This yearly publication reviews the individual charitable contributions reported on itemized tax returns published by the Internal Revenue Service from all 50 states and the District of Columbia. This brief finds that total itemized charitable contributions and the average itemized charitable contribution per tax return in the United States decreased from 2007 to 2012.
Each summer, the Internal Revenue Service (IRS) publishes selected data from individual tax returns filed during the previous calendar year that include ranges of adjusted gross income (AGI) and deductions for charitable donations. The National Center for Charitable Statistics at the Urban Institute has summarized charitable giving by state and tracks changes in charitable giving across states and over time.
The source of the data on charitable giving is the Statistics of Income Bulletin, published by the IRS. Since only returns with itemized contributions are included, IRS data do not account for all contributions. In 2012, 32 percent of US taxpayers chose to itemize deductions on their returns. This means that two-thirds of US taxpayers take the standard deduction, and thus, no details on their charitable contributions are available. No one knows how much nonitemizers donate to charity, although some researchers have created estimates. For example, Giving USA, published by the Giving USA Foundation, estimates that total individual giving in the United States was $228.93 billion in 2012. Based on this estimate, the $198.0 billion reported as itemized contributions on 2012 tax returns represents over 86 percent of all individual giving. The 2012 data on itemized deductions used in this analysis, therefore, cover about a third of US taxpayers and over four-fifths of the charitable contributions. Thus, in spite of the limitations, analyses of the data can provide information on giving patterns.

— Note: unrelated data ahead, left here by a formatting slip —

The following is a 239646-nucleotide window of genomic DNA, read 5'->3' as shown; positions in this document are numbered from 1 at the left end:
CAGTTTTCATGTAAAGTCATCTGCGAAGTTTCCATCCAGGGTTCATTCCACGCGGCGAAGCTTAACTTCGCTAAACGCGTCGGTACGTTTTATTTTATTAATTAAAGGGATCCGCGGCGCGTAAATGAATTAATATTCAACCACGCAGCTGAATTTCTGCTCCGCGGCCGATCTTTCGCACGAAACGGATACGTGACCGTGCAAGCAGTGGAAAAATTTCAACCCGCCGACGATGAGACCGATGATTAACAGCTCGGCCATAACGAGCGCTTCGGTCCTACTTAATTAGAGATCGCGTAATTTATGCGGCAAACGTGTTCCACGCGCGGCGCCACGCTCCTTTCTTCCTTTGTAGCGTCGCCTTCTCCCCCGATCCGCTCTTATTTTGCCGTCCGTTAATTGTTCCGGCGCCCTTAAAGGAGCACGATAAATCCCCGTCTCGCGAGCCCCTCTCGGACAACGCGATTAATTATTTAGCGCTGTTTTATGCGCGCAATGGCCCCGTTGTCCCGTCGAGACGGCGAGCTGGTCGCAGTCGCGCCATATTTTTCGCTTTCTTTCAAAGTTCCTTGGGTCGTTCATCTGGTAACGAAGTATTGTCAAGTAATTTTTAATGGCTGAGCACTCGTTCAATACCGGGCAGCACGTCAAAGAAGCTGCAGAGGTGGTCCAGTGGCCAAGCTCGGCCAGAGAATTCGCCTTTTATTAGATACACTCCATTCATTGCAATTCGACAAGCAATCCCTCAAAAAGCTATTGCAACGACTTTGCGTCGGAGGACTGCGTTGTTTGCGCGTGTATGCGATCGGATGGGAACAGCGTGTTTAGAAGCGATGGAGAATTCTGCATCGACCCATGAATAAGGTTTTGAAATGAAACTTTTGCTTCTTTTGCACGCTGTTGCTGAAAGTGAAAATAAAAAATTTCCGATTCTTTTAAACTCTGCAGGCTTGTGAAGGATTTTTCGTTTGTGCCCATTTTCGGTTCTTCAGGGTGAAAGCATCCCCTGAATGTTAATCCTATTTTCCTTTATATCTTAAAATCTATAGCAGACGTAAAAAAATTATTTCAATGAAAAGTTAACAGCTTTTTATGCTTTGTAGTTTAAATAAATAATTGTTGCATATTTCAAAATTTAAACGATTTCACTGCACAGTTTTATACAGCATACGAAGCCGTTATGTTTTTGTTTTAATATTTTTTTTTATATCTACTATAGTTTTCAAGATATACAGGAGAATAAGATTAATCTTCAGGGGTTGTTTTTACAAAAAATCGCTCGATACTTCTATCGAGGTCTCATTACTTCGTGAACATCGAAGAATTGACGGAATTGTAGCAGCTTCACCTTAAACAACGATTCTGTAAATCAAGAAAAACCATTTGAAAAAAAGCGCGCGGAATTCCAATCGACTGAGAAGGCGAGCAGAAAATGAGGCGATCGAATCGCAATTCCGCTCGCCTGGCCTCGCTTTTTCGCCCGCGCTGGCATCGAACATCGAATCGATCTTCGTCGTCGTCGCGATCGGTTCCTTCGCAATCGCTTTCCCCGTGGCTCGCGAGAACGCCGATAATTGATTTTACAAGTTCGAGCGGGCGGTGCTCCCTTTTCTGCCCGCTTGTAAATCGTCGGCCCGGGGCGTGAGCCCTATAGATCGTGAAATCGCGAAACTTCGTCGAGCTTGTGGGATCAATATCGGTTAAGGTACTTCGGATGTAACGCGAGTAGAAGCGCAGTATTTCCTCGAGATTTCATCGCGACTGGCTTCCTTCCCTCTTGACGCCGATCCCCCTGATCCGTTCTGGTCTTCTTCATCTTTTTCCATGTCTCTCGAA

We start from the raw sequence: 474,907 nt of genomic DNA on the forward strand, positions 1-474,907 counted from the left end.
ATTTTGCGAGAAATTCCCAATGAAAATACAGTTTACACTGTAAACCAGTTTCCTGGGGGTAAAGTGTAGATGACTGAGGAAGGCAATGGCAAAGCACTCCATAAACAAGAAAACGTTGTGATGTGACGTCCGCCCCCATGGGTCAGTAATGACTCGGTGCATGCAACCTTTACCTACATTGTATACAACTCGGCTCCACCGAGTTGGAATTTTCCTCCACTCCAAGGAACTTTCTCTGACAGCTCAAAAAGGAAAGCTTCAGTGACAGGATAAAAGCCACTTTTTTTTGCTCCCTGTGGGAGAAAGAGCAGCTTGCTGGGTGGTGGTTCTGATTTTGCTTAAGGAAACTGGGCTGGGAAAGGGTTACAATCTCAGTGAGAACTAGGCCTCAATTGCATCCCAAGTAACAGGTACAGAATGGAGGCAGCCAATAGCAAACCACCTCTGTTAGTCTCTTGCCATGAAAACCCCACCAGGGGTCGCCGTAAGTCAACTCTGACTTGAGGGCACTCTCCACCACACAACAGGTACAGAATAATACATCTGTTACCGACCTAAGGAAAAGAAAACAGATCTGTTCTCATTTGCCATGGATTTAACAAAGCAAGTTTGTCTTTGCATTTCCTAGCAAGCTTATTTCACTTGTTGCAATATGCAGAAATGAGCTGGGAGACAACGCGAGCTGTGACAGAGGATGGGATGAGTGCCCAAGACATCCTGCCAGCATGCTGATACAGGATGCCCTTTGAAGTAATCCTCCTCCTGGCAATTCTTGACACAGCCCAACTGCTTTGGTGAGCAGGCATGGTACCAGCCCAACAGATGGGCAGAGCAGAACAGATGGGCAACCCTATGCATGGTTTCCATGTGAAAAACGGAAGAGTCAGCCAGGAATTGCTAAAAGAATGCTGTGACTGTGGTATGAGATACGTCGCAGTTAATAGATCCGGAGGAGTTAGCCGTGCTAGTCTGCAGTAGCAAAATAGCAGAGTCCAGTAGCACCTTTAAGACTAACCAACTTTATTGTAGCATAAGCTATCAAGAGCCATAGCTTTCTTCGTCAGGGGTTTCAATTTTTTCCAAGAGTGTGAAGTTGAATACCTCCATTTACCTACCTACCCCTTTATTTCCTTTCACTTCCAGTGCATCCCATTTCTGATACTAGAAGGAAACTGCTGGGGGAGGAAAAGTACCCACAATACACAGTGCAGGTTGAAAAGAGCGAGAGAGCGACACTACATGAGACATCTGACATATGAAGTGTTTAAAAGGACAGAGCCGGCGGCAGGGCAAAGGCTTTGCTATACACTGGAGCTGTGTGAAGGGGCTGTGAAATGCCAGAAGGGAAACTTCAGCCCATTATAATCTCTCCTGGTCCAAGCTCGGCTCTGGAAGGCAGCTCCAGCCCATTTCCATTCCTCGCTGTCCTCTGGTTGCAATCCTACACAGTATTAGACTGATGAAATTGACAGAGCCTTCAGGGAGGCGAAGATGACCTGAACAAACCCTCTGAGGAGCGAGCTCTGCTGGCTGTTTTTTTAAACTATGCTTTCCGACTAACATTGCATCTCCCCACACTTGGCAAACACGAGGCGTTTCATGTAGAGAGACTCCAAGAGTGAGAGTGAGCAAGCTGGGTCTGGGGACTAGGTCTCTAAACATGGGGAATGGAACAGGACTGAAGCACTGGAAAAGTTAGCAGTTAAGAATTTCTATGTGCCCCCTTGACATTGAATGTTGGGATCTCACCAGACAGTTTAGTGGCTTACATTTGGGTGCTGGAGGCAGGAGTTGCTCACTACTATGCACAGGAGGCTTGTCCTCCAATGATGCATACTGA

Total reported charitable deductions were $198.0 billion in 2012, compared with $174.5 billion in 2011, an increase of 13.4 percent.
The average charitable contribution per return filed in 2012 was about 2.2 percent of income. Contributions as a percentage of income ranged from 1.2 percent in New Hampshire and North Dakota to 12.8 percent in Wyoming. Though the average charitable deduction per return was $1,372 in 2012, state averages ranged from $615 in West Virginia to $12,480 in Wyoming.
Comparing the States
One reason it is difficult to use tax return data to compare levels of charitable giving by individuals in different states is that there are wide disparities in the percentages of filers who itemize. For example, comparisons between states like Maryland, where 47 percent of all tax returns are itemized, and West Virginia, where only 18 percent of all tax returns are itemized, would probably provide limited information.
Moreover, states vary widely in average income per resident. AGI per return filed in 2012 was highest in Wyoming ($97,337) and lowest in Mississippi ($44,819). The national average was $62,522. Therefore, giving as a percentage of income should be considered in addition to the amount given.
What Do the Rankings Mean?
As mentioned above, it is important to consider average income when examining rates of giving. The “average adjusted gross income per income tax return” rank shows the average income of tax return filers in each state. This rank provides a baseline against which level of giving can be compared.